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Tag "Bethlem Royal Hospital"

The Imperial War Museum, 1935 : Showing the main art gallery under construction. Image © IWM (Art.IWM ART LD 509)

As everyone gears up for our partial reopening of IWM London on 29 July, here is our short guide to museum openings of yesteryear.

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An octagonal kitchen building at Royal Bethlem Hospital, early 20th Century. LSC-210, courtesy of Bethlem Art and History Collections Trust

An octagonal kitchen building at Royal Bethlem Hospital, early twentieth century. Courtesy of Bethlem Art and History Collections Trust (LSC-210)

As work gets underway on the transformation of IWM London and the Large Exhibits Gallery specifically, we thought it might be good to take a look at how that particular space has evolved over the years.

The Imperial War Museum moved  to Lambeth Road in 1936, taking over the central section of the former Bethlem Royal Hospital. The building, completed in 1815, was constructed around a courtyard where the Chief Physician had his garden.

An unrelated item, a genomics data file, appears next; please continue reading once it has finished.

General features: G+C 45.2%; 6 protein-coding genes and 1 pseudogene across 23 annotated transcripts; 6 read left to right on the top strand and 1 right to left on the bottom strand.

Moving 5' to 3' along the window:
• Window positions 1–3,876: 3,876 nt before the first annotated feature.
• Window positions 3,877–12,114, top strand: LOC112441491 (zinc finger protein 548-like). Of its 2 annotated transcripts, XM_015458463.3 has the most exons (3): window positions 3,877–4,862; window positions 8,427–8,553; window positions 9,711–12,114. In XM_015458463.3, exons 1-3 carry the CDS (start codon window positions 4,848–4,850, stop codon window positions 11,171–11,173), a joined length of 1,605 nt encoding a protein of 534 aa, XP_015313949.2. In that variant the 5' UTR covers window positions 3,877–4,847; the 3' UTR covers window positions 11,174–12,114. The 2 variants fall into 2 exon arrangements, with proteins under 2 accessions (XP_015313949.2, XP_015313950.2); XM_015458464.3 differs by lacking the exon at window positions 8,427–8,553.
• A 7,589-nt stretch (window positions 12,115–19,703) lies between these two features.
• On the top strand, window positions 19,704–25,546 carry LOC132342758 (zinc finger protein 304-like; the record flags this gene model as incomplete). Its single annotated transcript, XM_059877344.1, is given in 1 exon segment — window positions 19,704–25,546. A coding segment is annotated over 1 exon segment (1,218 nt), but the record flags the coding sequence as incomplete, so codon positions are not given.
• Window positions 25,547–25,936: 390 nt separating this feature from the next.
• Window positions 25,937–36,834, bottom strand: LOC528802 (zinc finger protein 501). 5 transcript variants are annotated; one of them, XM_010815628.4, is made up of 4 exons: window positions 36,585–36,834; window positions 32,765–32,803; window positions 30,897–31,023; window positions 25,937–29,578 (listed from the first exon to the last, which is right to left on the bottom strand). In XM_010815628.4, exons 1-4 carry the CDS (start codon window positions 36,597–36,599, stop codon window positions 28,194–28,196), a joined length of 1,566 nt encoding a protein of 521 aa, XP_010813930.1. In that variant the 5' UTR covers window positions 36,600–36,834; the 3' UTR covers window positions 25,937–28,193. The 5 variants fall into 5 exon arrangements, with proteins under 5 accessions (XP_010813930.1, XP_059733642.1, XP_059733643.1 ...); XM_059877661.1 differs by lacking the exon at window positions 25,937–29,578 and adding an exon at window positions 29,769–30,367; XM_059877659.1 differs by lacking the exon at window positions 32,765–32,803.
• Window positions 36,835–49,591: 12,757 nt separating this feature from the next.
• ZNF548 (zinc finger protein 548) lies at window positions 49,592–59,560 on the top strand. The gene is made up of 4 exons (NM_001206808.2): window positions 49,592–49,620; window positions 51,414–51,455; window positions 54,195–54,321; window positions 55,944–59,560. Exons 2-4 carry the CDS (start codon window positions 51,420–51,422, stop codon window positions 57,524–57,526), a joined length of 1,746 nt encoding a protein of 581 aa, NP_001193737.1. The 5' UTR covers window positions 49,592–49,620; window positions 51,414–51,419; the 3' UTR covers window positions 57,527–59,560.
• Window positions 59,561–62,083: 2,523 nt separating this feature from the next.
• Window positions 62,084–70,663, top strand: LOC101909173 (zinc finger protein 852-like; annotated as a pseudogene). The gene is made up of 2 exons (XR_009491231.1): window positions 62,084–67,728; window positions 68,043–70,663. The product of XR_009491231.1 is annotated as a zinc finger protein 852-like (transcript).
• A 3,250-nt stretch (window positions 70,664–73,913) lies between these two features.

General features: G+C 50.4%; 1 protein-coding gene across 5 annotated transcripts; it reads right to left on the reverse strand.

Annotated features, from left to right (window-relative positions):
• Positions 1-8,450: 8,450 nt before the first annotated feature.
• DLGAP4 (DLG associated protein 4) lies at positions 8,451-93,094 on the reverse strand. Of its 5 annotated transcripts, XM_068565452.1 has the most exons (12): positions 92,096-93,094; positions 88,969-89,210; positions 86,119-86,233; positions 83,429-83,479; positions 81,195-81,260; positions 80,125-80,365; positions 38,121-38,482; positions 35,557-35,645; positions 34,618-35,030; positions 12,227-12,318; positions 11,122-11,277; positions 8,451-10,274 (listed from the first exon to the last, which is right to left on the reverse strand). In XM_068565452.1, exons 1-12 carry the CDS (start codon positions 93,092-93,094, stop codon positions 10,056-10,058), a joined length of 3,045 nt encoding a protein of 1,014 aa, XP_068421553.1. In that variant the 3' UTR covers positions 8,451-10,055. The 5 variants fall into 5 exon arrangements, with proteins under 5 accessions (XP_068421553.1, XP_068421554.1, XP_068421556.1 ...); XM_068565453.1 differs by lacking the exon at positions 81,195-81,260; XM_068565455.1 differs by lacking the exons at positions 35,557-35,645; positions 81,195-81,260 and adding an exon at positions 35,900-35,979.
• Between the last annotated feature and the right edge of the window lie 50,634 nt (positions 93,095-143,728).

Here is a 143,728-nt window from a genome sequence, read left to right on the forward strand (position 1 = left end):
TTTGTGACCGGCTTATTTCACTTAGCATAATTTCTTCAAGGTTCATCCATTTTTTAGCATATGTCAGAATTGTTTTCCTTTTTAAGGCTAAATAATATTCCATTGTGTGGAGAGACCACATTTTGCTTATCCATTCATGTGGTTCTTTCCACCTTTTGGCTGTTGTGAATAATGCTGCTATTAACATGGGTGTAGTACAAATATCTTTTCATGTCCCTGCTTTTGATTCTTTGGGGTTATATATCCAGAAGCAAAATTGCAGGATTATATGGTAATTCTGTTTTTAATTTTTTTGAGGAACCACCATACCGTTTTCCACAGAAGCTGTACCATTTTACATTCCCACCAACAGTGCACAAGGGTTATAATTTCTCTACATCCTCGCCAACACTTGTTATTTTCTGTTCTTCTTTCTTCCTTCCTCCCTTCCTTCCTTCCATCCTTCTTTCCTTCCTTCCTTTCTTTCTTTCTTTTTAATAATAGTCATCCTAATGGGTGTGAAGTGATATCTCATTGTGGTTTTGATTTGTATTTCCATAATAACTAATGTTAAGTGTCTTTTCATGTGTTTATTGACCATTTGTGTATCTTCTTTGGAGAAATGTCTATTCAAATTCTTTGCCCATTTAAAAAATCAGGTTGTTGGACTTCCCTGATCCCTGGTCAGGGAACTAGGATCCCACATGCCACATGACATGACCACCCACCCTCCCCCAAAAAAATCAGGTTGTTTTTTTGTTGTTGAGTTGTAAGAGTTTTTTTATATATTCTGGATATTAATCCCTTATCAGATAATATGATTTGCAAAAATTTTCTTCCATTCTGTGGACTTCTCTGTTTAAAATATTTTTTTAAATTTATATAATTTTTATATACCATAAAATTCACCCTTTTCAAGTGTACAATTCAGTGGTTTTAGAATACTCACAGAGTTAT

As the number of patients grew, the garden was replaced by an octagonal kitchen building, shown above in the early twentieth century. Before IWM moved in, the kitchen was demolished to make way for three single storey exhibition galleries.

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19th century print showing the exterior of the Bethlem Royal Hospital

19th century print showing the exterior of the Bethlem Royal Hospital © IWM (Q82924)

The National War Museum was founded in 1917 when the government decided that a museum should be set up to collect and display material related to the First World War, which was still being fought. Interest from the Dominion governments led to a change in name to Imperial War Museum. It was formally established by Act of Parliament in 1920.

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